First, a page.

Landing your first design job is always the hardest. Here are a few pieces of advice for students and people looking to get into the field for the first time.
Everyone has a different idea of what makes the best portfolio. For a design student I would suggest trying to create 18 pieces you feel could be portfolio-worthy, and narrow it down to 8-10 pieces for the final portfolio, based off the feedback you receive.
Tell A Story With Every Piece
You want to be able to talk for at least 5 minutes about every piece of work in your portfolio. You may never have to speak this long, but what you say about your work can sway a potential employer. Just laying your work out there and hoping someone likes it, is going to make the job hunt that much harder. When you get the chance to show a potential employer your work demonstrate your design knowledge by talking about the desing process.
If you had to use a logo that wasn’t particularly well done, explain that, and how you were able to work with it. Explain that in your student project you had these restrictions, and this timeline to come up with specific deliveribles, and why you make these choices. The potential employer may still not like the piece but when you put it in context they can at least see how you came to the decision to create it the way you did.
Demonstrate Your Ability To:
- Take design direction
- Work within a deadline
- Work within the guidelines
- Be flexible and creative with the constraints you were given
Be able to talk about why you made certain design decisions, and the process you took to get to your final piece. Showing off great work is good, but explaining how you got to that point is even better. It demonstrates that you can think critically, you actually did the work yourself and that you considered all the options before choosing this design path.
Not everyone is going to like your work, you just need one person to love it.
Remember, that design, especially in the eyes of designers is incredibly subjective. Don’t take any one person’s opinion as the absolute truth. In order to get your portfolio ready to show potential employers, you want to get it in front of as many designers as possible.
Call or email some local designers and see if they would be willing to take a look at your portfolio. Have all your previous teachers take a look at it as well. The more advice you get the better. If every person says they don’t like one piece, you may want to remove it, or you might want to come up with a memorable story about why that piece is still in your portfolio.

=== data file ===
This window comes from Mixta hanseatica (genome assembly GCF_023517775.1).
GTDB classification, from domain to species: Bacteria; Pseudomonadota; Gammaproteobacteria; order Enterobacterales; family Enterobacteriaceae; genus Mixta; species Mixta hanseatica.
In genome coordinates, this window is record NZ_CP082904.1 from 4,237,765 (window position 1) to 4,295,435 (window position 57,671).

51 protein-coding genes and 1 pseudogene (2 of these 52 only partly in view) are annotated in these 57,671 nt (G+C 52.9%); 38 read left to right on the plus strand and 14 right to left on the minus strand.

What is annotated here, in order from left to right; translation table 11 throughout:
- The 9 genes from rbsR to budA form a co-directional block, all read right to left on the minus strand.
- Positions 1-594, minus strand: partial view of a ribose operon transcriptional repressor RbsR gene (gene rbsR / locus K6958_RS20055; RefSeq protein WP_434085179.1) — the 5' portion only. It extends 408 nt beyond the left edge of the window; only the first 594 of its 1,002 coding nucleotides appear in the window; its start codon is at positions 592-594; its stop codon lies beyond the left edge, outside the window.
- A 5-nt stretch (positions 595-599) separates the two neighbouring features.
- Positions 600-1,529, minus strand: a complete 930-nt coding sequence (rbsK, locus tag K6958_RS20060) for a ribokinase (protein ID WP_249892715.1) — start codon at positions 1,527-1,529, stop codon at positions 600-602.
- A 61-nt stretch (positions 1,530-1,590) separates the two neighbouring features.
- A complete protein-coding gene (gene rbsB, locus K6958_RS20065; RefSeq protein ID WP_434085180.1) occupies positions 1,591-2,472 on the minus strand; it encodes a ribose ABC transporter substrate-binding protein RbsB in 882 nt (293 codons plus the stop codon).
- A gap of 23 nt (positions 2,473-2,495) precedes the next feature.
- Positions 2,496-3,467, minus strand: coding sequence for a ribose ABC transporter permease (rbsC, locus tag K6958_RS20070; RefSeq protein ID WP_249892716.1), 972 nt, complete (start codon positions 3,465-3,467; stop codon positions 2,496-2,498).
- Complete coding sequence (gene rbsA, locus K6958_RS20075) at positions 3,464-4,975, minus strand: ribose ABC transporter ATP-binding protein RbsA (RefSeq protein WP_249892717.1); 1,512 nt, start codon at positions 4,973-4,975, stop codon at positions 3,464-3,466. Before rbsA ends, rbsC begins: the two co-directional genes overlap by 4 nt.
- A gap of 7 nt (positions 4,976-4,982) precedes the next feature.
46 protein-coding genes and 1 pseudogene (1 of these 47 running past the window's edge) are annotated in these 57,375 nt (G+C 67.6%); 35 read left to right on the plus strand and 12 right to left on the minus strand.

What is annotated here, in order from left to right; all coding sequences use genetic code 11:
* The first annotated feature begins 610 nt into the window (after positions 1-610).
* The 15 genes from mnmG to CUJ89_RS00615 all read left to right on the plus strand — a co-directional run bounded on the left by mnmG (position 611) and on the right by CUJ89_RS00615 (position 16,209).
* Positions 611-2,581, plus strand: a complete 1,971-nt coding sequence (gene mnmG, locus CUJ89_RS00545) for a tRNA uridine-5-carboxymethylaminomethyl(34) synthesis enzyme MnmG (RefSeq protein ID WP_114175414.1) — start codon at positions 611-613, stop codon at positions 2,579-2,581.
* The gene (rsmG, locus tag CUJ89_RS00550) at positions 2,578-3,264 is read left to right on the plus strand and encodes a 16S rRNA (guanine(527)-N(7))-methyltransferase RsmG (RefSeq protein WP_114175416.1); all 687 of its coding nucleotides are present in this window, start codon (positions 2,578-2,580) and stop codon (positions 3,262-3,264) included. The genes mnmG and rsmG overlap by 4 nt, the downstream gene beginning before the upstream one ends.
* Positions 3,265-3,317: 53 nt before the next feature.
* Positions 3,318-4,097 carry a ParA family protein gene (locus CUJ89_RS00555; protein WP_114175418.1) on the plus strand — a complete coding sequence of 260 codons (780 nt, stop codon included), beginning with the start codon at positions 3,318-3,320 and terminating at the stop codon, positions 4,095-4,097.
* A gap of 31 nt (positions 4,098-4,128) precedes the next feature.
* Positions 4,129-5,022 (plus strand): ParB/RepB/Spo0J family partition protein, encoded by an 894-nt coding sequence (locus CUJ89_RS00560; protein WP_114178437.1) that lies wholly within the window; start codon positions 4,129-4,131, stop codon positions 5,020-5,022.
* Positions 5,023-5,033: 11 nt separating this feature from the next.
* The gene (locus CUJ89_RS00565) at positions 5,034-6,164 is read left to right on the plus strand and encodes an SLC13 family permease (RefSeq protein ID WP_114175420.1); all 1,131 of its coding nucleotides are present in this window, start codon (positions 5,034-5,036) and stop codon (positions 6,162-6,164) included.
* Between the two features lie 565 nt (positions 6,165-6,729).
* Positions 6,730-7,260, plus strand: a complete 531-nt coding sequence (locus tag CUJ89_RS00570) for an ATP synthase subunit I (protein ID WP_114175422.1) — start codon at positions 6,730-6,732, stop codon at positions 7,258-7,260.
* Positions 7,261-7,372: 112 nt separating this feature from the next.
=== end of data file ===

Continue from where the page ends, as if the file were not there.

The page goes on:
You will quickly discover that 2-3 pieces are your best work. There may be 5-6 so-so pieces, and a few throw aways. Then there are a couple pieces that people are on the fence about.
If you get one raving revue about a piece and a couple negative comments, go back in and work on these ones. These pieces are what will set your portfolio apart, if you can make them shine. Anything that brings a strong response, can make you stand out. You already have your best work for the beginning and end of your portfolio, now 1 or 2 of these pieces will help to get an emotional response from the interviewer.
Being Original but Rough is Better than being Complete but Safe
One of the problems I see in design portfolios is students latch onto a particular style that they like and try to emulate that in their work. It is fine to experiment and try to do things that you have seen, but the most important thing is to show your own sense of style. Not your personal style, but that you can come up with original ideas and concepts, that don’t look like Apple, or Nike or some other brand you like.
It is easy to emulate something you see but it is another thing to come up with something new. A portfolio of polished yet safe pieces won’t allow you to stand out. If you really want to get attention from your work, and get a job with a really innovative firm, take some risks and do something original. Not everyone will like it but if you can demonstrate your raw talent, you have a chance at landing a great job.
Your Personal Brand
- Elevator pitch
- Business cards
- Printed Portfolio
- Letterhead/Thank You Cards
Above all else, you want to maintain a consistent brand. Your brand is your biggest portfolio piece and what distinguishes you the designer, from your competition. Most of your other pieces are one page, but with your branding material you can demonstrate how you put together the whole package. Your design pieces: business card, print portfolio cover (if you have one), website (if you have one), resume, and stationary/thank you card should all be top quality and build off of each other.
That means a consistent use of color, font and style. The two areas I would spend particular attention is to your letterhead and resume. These will be the first things potential employees will see.
Landing A Job Is A Full-Time Job
If you are finishing up school or looking for work full-time, make sure to treat it as a job. Spend eight hours a day working.
If you are still a student, spend that time creating new work, and revising your current projects, so that you have great portfolio pieces. The more work you do the more pieces you can choose from.
If you are looking for work, spend your day writing personal emails to potential employees, searching for and submitting to job opportunities, writing thank you cards to the people you have interviewed with.
Hopefully some of this will help you think about improving your approach to landing a design job. If you have any advice, because I know I didn’t cover half of it, leave it in a comment below.